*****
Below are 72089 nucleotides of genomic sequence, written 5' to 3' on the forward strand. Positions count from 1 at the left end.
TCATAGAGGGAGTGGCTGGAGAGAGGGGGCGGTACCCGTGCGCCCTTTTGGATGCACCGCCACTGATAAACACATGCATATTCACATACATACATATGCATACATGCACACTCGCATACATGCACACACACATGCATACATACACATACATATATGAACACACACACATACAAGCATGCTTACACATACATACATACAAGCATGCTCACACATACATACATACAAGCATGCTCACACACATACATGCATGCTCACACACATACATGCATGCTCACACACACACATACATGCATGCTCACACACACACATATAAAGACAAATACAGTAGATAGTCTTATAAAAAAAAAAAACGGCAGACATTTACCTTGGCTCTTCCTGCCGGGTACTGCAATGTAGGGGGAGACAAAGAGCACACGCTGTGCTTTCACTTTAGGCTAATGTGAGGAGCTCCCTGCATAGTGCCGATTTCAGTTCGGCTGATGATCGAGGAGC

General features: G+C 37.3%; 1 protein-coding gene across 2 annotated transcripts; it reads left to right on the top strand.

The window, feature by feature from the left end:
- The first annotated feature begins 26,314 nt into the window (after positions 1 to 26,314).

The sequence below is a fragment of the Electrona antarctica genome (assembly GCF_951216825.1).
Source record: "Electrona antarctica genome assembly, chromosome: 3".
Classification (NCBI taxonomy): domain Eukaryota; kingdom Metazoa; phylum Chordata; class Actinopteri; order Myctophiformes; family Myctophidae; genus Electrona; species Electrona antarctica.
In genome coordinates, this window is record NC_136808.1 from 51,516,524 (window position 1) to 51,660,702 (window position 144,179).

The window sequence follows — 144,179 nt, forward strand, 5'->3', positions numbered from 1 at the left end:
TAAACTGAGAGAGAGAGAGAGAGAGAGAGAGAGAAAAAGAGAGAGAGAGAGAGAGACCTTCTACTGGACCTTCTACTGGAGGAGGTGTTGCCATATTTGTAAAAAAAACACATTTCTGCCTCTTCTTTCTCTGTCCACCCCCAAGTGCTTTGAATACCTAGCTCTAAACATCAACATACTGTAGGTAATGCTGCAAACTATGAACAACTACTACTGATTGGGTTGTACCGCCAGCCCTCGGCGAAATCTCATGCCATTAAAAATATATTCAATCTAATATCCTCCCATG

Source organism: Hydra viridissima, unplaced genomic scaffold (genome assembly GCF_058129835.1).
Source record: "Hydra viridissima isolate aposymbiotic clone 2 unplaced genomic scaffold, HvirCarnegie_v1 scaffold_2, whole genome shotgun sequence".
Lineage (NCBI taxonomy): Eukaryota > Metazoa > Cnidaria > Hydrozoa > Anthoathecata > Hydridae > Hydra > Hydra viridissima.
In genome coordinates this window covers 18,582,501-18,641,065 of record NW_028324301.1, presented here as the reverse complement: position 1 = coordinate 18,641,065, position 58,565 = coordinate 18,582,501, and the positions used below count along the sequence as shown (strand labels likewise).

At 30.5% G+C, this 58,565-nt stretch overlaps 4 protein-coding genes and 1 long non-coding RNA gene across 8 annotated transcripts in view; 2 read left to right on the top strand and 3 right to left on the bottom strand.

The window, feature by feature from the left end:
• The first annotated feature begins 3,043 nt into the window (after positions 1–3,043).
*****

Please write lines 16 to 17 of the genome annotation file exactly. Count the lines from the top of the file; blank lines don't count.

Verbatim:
At 30.5% G+C, this 58,565-nt stretch overlaps 4 protein-coding genes and 1 long non-coding RNA gene across 8 annotated transcripts in view; 2 read left to right on the top strand and 3 right to left on the bottom strand.

The window, feature by feature from the left end: